With the help of some Starburst candy, kids and adults got a taste of robotic surgery Saturday at the Roseburg Public Library.
Healthcare professionals from CHI Mercy Medical Center, in partnership with Intuitive Surgical, showed off the cutting edge technology available for surgery patients since 2017 at the hospital.
Except for a nostalgic game of Operation available for young people, no operations were actually performed during the demonstration. But participants young and old lined up for a chance to peer through a window and operate the robotic arms of the da Vinci Surgical System with the help of its remote camera. The tasks were to move small objects, including Starburst candy. Once they mastered that, people were challenged to unwrap the candy by only using the robotic arms.
Lindsee Van Slyke, a registered nurse and the robotics coordinator at Mercy, said the technology is used to perform minimally invasive surgery with the surgeon in complete control. Because the incisions are small, there is less risk of blood loss and less scarring from the operation.
“The advantage is we want more people to have less invasive surgery because it decreases your length of stay in the hospital, pain scores are lower, (and) patients are happier because you have little tiny ports as opposed to a big open site,” she said. “It has just kind of revolutionized surgical procedures.”
Van Slyke works next to the patient during the robotic surgery and exchanges instruments in and out of the robot. The primary goal of the robot is to provide more patients with minimally invasive surgery, but the robotic surgery is also easier on the surgeon and eliminates normal hand tremor.
“Ergonomically, it’s better for him. The surgeon that operates eight hours a day is going to be less fatigued, and it has the tremor control,” she said. “There are doctors that say the robot has allowed them to extend their practice by five years.”
“There are a lot of surgeons (who are) allowed to extend their career because the robot is doing a lot of the physical work,” said Dr. Mark Donovan, one of two surgeons trained on the robotic surgery equipment. The other is Dr. Brent Soder.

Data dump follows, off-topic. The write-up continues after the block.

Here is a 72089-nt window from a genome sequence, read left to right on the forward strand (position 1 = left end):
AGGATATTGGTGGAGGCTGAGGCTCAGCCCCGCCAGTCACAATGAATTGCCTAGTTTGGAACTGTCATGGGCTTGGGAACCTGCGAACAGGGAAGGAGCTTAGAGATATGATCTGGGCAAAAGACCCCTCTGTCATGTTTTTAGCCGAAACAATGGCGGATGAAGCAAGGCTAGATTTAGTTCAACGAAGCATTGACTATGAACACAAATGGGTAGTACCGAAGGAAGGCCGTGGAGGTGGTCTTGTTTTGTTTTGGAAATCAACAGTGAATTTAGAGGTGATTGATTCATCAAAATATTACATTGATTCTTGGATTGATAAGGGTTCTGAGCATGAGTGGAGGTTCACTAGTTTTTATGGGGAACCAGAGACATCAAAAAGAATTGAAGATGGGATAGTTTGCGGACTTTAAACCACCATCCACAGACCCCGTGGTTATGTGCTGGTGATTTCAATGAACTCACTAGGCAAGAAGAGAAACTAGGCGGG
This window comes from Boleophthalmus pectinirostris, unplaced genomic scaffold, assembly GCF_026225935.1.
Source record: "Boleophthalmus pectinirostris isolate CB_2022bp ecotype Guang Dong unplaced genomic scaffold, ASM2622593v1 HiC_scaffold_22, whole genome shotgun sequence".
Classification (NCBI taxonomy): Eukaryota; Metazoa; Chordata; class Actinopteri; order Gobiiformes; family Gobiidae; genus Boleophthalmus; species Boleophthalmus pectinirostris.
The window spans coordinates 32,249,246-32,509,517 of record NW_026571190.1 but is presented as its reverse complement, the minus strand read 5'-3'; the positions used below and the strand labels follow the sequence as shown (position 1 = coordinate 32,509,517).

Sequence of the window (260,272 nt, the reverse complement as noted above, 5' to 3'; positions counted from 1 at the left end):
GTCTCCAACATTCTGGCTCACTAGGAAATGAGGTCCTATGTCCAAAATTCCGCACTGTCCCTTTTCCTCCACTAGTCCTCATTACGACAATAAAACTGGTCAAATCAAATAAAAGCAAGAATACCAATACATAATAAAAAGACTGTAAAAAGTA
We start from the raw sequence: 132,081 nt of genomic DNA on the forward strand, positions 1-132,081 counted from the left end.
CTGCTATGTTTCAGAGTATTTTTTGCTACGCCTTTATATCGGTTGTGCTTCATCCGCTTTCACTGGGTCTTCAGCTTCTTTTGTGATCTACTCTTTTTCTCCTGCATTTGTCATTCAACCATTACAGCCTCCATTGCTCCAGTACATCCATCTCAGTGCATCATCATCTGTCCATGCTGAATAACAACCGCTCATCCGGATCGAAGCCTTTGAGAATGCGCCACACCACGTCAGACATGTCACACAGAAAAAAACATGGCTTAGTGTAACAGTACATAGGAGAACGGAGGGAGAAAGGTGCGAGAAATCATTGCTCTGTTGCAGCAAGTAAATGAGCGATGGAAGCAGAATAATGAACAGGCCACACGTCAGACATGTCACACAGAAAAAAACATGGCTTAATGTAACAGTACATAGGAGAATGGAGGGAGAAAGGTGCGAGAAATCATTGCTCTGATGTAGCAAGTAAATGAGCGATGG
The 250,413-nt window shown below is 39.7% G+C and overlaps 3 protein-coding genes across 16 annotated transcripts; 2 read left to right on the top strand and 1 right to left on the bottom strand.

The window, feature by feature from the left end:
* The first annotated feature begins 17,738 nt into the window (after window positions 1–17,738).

Donovan said the surgeries are much less invasive and offer a lot quicker recovery for the patient, and it allows him the opportunity to do a lot of surgeries that he otherwise wouldn’t be able to do locally.
“It makes it easier for me to see and I have more precise control when I’m picking up an organ or manipulating some tissue, or taking out a tumor or whatever it is I need to do,” Donovan said. “Patients can go home — sometimes the same day, depending on the surgery. The wounds are smaller so there is less risk of infection or big scars, and faster recovery is the benefit to the patient.”
The robot has a high-definition 3D camera that shows good visual depth, and it gets 10 times optical zoom. The instruments have a greater range of movement than human hands.
Van Slyke said the kids who have grown up with electronic technology, pick up the technique easily.
“These kids get on here and just take off because they’ve spent so much time on video consoles their spacial awareness is insane and they think in terms of technology and don’t think it’s weird that you’re separate a little bit from the patient” Van Slyke said. “The kids love it, they couldn’t wait to get on there.”
Melrose Elementary School fifth grader Gabriel Allen tried his hand at operating the robot, but he didn’t know it was for operating on people.
“I thought it was just for the Star Wars game, I like it,” he said. “It was like a video game.”
Randy Hubbard, the operating room manager at Mercy is sold on robotics.
“It’s expensive, but for your patients, there’s a lot less pain, a lot less narcotics, people get home a lot quicker and less bleeding,” Hubbard said.
He said Mercy was very fortunate to get Van Slyke, the program coordinator, from a hospital in Dallas, Texas, where she already had experience with robot surgery.
“She had a world of knowledge already, so for her and for us, everything just fell into place,” Hubbard said.
“It did require a lot of training, in the beginning, to get it up and going and it’s not cheap, but it’s a great asset to our community,” Van Slyke said. “It’s the same level of care that you get in any bigger city, and it has come to our city, so it’s vital that we have it to stay competitive and offer our people the best care.”